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Ever wonder how some teams create brilliant onboarding experiences, perfect user flows and mobile app launches that would make a rocket jealous…
…yet your app is struggling to get off the ground?
Maybe you’ve hit a roadblock after trying to plan your app on your own, or maybe you’ve struggled to find a way to communicate your vision. Maybe the lack of momentum is leading you to believe that the entire app development process might not be worth it.
Trust me: It is. Take a look at these stats about mobile today:
So what’s the difference between teams who take advantage of these market trends and those who come up a little short? It’s the ability to embrace a simple concept:
Planning with a purpose.
As you develop a mobile app, you need to start with a clear understanding of what you’re building and why. The best way to uncover these insights is to start your app development process with a few simple steps that will help you create a purposeful product plan—a plan that gives your team clear direction going forward.
Let’s look at the steps you need to take to ensure that you’re starting your project off on the right foot. These five steps will help you regain momentum and design a user-friendly, habit-forming app.
The best apps start with the user in mind.
But it’s not enough to just think about your end user. You need to take the time to truly understand what makes them tick and what role your app will play in their life.
True understanding can only happen if you’re willing to invest time upfront for that purpose. Talk to people who look like your ideal user. Browse the online communities they frequent to gain insight into what they want as a group. There are myriad creative ways to navigate the process of studying your target audience, but the key is that you do it, and do it thoroughly.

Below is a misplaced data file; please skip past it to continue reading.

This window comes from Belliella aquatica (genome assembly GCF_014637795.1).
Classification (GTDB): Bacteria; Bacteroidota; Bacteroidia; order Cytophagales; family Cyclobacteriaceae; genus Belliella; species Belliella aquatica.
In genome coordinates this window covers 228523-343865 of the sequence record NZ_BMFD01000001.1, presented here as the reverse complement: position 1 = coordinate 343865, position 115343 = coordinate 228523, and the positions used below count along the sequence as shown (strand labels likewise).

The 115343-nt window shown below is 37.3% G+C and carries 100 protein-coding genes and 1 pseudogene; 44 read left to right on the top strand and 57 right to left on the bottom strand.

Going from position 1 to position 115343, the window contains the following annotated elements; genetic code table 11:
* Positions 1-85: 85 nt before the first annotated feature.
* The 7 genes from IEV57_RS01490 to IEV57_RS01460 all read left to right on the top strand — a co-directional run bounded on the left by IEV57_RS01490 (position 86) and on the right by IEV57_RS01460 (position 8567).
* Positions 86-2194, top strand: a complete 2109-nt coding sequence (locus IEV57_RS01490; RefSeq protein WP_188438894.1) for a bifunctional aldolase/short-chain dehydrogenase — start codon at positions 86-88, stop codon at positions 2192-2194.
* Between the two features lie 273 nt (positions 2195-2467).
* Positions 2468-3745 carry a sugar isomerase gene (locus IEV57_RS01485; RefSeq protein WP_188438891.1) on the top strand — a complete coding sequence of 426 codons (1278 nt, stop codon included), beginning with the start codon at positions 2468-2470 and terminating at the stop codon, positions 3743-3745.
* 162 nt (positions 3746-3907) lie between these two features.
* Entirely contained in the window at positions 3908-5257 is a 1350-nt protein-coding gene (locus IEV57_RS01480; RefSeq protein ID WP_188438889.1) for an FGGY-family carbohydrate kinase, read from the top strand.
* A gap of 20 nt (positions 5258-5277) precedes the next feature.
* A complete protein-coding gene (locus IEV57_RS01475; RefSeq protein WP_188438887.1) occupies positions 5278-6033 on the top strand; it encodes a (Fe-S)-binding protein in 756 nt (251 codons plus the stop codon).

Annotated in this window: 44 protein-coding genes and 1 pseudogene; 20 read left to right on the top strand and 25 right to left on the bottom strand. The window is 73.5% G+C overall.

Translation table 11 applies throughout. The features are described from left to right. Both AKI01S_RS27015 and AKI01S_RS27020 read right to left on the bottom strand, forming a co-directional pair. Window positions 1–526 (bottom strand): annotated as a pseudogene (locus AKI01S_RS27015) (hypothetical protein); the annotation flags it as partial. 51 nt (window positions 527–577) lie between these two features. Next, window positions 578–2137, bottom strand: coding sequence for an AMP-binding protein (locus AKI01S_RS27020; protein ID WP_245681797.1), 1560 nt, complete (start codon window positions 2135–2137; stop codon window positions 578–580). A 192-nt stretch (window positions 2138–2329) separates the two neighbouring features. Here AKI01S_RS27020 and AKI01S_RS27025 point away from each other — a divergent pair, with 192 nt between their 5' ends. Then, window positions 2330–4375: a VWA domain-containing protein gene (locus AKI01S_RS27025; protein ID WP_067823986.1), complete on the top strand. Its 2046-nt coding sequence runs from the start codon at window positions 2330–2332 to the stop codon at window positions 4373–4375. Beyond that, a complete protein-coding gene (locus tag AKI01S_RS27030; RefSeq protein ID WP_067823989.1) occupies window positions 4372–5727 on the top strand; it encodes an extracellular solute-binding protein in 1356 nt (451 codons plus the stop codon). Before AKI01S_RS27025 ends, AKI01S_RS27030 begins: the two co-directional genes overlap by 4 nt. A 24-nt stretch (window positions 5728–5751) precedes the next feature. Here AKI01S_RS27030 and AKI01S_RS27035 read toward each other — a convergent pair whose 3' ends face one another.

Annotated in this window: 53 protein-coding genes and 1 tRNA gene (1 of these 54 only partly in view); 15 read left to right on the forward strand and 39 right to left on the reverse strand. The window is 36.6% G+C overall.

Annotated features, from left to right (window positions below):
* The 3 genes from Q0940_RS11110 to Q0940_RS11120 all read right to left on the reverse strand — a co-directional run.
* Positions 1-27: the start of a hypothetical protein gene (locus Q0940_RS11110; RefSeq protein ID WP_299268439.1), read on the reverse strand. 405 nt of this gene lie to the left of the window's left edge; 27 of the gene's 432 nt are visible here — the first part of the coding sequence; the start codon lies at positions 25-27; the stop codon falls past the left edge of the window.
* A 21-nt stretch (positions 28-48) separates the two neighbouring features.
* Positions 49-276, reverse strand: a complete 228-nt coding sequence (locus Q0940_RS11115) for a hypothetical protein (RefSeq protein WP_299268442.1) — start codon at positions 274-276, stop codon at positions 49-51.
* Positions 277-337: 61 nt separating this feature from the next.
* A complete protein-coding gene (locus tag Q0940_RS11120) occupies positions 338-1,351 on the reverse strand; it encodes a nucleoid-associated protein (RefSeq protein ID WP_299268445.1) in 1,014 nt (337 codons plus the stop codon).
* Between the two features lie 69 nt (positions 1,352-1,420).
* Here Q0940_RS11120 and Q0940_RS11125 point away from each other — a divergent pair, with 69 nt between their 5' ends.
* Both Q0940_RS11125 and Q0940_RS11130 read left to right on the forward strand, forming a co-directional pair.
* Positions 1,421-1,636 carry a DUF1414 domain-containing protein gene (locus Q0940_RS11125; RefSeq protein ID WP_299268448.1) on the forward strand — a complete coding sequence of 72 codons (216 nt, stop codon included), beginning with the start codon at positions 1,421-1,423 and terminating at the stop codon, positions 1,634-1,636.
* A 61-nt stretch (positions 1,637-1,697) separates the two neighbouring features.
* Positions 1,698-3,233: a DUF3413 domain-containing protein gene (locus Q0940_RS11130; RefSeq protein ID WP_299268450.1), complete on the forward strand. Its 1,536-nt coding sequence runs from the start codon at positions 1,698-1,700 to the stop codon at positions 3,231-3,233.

One of the biggest mistakes that businesses make when building apps is jumping into development or design without any research. Research can help you build a better product and ensure that your app experience is crafted to serve your target audience.
Here’s how we help brands plan their apps: Mobile App Blueprint
It’s probably fair to suggest that there’s already an app out there created for any target market you can think of. The app market is filled with millions of apps that are used by millions of people all over the world on a daily basis. Before building your prototype, find out which apps your target audience is already using and learn from the experiences your potential users are having with these apps.
When you analyze the existing market, you don’t want to make the mistake of studying only your direct competitors. The reality of today’s world is that your competition isn’t always in the same market as you—and those in the same market may not even have an app experience worth studying. You want to get inspiration from the best in the world and compare your app design to the best designs out there.
One great approach to understanding your market is to look at the top apps within your category. For example, if you’re launching a new mobile banking app, download and review the top apps in the Finance section of the Apple App Store. Of course, you also need to evaluate your direct competition, but viewing your competition as an entire category will give you the advantage you need to stand out.